Jeffrey Luhrsen Follows Marketeer David Faltz Down The Rabbit Hole

It started with an otherwise typical email, carrying the tantalizing subject line:

“What do you think of this “Why Does Anyone Drive Drunk? ” ? 

I’m a sucker for anything with two question marks, so I opened it. The rest was similarly artful.


My name is Hemant and I’m working with Luhrsen Law Group. I found your website through Google and was impressed by what you’ve built here – I find your voice authentic and your content crisp and insightful.

We recently published an article titled “Why Does Anyone Drive Drunk? ” that fits perfectly with the rest of the content in the law niche on your blog. Any chance you’d publish it if you think it speaks to your audience?

I’d love to hear your suggestions and comments. Please let me know.

Best wishes,


Putting aside how this “fits perfectly” with anything other than a few brewskis, what struck me is that this Hemant did the unthinkable.  He was a marketeer’s gofer, but he named names. Luhrsen Law Group.

While I may be no fan of lawyers who outsource their ethics to guys named Hemant, I’m even less of a fan of guys named Hemant sending out emails blindly with a lawyer’s name in it. So I decided to give Hemant, who I hoped would tell the marketeer funding his mass emailing, a poke:

Why no, Hemant, I’m not interested in publishing such garbage at all, but I will enjoy publishing your email and ridiculing your client by name for being a marketing whore who has hired an asshole like you to disgrace him on the internet.

Well done.

Under ordinary circumstances, that’s where it would end. I’m not sufficiently interested in pursuing anyone to waste the time or bandwidth, and really don’t want to name and shame unless someone is truly deserving.

Basic marketing scumminess just isn’t bad enough to me, though my pal Eric Turkewitz has had enough of it. For those of you who aren’t big into blogging, you really can’t appreciate the volume and brazenness of lawyer spam these days.

But my nasty response to Hemant did the unthinkable.  It did what Ken at Popehat is always seeking.  It brought a response from the main marketeer himself, David Faltz, whose marketeering URL is called follow the white rabbit.  According to the Urban Dictionary, that’s a secret reference to gay sex, in contrast to my understanding that it was a flagrant reference to the race to the bottom.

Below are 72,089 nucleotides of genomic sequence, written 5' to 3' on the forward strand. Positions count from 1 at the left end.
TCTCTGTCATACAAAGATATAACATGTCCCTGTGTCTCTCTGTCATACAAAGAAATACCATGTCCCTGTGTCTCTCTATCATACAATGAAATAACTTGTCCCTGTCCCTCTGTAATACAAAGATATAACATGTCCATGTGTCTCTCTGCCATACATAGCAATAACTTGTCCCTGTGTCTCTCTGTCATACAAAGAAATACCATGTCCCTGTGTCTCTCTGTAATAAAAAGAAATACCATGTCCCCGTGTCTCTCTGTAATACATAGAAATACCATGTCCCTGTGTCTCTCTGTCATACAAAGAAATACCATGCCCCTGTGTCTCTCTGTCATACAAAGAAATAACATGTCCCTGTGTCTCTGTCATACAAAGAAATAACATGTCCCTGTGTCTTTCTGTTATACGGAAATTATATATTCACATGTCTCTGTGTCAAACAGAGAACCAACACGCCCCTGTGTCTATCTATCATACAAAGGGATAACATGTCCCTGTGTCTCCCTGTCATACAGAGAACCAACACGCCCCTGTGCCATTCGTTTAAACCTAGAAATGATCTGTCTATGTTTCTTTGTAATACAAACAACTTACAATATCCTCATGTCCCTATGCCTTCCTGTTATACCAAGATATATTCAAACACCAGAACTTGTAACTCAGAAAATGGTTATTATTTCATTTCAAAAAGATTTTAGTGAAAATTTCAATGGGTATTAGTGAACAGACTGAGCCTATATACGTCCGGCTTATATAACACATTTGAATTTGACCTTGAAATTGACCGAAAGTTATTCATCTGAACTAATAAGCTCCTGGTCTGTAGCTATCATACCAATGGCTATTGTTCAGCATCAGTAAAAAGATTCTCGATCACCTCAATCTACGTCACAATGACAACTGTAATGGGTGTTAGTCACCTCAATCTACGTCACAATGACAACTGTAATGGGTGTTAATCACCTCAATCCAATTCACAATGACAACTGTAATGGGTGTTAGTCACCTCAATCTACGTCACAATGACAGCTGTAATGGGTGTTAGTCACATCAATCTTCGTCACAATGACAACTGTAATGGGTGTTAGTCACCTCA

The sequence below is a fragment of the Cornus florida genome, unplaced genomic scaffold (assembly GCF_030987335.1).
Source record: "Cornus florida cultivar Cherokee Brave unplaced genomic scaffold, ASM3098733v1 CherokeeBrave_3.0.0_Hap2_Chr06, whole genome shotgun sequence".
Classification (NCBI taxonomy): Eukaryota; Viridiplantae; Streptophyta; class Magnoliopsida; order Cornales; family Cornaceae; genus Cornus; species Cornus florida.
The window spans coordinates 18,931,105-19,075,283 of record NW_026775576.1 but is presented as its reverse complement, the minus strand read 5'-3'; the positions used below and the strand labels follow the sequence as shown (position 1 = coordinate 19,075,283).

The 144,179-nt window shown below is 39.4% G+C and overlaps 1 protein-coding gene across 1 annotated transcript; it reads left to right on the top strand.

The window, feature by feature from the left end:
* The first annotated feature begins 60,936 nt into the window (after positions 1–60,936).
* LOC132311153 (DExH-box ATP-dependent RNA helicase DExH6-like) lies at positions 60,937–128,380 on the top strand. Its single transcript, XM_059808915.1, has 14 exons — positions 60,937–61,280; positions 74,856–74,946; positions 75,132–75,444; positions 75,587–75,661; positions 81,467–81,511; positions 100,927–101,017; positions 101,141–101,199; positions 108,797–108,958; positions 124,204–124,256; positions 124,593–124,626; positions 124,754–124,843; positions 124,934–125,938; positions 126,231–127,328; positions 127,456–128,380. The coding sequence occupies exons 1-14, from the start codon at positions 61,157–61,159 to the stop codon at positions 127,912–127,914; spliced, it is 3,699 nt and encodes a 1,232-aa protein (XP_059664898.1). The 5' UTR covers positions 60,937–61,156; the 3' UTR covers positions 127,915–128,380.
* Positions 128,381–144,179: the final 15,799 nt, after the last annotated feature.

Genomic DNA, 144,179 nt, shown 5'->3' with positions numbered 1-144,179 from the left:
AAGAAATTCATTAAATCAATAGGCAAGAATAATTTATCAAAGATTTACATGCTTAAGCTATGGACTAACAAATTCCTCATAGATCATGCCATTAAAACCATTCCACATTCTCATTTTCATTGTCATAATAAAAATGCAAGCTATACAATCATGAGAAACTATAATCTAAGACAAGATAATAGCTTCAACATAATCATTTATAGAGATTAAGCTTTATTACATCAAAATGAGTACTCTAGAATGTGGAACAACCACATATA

That changed everything.

I would just like to say how inappropriate I think this response is. First off, our writers and writing is some of the best on the web, and outreach is part of expanding your audience, and building relationships. The normal course of a well oiled internet marketing plan, which your firm could benefit from to be quite honest.

Have you read any of the useless fodder disguised as blogs on your site? The are defined as headline chasers and are not unique or a viable source of information for anyone. Google penalizes sites for this nonsense. You have no resource high authority sites, and the couple of links you do have are commercial terms to your own site. This strategy is 4 years ago at best, and was never a solid strategy to begin with. Blogging on your own site will not improve your rank, it is meant to engage your readers.

So before you send nasty and insulting e-mails to my team or anyone looking to build a relationship with you, you must first look in the mirror. By looking at your back-link profile full of commercial anchors and barely any branded terms, and a marginal looking and functioning site at best, it looks to me like your the asshole who is disgracing the internet. There are so many issues with your on-page and off-page work, that you are obviously paying money monthly for, that I can not even begin to list the issues.

Well done!!!!

Barely any branded terms? I am a disgrace. So I pondered what someone like Faltz, a walking advertisement for the University of Florida (Go Gators!) remedial literacy program, brought to the table.  Since his rabbit hole only opened last September, I followed his phone number to see where it was last used.